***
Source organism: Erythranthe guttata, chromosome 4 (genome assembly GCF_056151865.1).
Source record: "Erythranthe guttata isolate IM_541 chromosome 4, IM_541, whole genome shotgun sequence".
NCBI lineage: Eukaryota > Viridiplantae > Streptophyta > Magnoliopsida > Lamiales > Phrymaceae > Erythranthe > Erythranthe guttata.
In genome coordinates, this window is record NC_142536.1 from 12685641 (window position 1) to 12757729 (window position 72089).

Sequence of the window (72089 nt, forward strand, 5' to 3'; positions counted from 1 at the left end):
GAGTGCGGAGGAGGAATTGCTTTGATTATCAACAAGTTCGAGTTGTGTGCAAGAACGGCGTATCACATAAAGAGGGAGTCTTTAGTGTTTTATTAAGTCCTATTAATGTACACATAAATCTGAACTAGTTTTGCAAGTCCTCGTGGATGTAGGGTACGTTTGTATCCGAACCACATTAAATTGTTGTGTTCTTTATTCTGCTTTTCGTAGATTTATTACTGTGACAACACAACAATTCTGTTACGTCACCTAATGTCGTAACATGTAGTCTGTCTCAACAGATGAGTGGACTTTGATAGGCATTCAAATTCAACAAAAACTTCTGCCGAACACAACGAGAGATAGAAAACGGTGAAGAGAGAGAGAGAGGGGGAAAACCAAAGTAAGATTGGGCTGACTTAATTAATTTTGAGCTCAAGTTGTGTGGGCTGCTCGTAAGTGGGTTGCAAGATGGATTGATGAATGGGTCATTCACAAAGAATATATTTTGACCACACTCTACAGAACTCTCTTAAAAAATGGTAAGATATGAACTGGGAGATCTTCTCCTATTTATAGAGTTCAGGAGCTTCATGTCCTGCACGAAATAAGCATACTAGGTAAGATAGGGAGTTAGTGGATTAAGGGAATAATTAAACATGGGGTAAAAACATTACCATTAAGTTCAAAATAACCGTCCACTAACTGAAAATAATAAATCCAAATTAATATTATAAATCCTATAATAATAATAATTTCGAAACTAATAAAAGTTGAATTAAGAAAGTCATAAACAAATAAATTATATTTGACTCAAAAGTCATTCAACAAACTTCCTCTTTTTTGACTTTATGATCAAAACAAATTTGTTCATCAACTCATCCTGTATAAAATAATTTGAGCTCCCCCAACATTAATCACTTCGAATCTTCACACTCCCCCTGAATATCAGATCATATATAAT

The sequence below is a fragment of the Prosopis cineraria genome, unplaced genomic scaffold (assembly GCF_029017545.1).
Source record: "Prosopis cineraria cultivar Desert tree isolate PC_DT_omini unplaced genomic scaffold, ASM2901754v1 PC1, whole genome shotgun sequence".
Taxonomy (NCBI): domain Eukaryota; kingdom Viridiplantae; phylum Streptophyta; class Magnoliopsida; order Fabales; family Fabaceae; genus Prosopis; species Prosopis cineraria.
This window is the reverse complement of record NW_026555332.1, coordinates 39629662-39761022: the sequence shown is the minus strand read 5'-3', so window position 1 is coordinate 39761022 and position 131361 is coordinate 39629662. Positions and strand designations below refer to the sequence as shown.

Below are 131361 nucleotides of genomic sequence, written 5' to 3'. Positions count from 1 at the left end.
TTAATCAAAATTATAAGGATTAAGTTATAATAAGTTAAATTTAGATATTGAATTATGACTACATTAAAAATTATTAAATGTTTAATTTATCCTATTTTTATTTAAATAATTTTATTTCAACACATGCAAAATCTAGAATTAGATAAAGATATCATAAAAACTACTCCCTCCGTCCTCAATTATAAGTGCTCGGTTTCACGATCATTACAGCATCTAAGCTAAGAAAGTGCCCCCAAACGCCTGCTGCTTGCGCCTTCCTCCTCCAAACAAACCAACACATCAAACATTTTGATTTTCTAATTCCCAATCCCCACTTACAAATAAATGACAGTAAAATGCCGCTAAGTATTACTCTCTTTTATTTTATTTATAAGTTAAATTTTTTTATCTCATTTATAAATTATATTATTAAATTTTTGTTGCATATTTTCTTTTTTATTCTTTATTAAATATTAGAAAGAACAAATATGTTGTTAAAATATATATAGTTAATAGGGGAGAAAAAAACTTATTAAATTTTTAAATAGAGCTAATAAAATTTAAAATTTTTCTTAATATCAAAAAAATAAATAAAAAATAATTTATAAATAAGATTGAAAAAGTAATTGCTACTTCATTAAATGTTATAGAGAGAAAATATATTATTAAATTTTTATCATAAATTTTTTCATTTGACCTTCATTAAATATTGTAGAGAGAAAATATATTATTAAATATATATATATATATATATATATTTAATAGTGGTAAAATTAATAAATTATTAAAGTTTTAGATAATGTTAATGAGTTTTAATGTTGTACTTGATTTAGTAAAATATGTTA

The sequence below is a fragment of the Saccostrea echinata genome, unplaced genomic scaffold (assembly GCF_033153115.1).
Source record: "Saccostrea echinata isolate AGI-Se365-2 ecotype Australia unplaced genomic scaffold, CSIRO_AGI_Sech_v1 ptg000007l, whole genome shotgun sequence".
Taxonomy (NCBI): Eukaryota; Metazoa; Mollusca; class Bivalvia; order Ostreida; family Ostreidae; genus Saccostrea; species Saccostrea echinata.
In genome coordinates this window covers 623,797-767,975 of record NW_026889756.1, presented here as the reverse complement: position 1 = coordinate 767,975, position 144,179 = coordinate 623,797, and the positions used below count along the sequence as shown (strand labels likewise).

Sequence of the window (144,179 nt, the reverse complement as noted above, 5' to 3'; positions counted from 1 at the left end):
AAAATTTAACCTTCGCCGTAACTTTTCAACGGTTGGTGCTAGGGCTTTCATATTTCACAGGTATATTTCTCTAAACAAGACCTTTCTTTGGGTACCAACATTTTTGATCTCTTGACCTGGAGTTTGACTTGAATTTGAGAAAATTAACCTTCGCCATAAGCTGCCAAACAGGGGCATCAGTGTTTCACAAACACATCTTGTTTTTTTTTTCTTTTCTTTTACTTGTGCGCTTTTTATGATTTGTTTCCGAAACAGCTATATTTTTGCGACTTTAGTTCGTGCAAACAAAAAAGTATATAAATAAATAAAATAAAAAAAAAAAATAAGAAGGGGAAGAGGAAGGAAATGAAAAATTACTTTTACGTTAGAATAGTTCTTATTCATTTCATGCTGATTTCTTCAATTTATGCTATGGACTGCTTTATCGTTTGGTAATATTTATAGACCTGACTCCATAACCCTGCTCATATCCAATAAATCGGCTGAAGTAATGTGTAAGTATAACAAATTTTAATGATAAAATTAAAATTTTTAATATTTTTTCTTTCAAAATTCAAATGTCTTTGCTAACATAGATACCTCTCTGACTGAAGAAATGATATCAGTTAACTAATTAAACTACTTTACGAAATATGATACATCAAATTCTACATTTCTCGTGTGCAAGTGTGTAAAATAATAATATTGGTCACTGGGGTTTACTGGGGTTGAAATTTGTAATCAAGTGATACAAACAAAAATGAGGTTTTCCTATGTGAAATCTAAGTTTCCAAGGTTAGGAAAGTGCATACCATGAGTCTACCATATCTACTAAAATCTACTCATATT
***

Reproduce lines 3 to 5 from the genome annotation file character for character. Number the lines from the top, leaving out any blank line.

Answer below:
NCBI lineage: Eukaryota > Viridiplantae > Streptophyta > Magnoliopsida > Lamiales > Phrymaceae > Erythranthe > Erythranthe guttata.
In genome coordinates, this window is record NC_142536.1 from 12685641 (window position 1) to 12757729 (window position 72089).

Sequence of the window (72089 nt, forward strand, 5' to 3'; positions counted from 1 at the left end):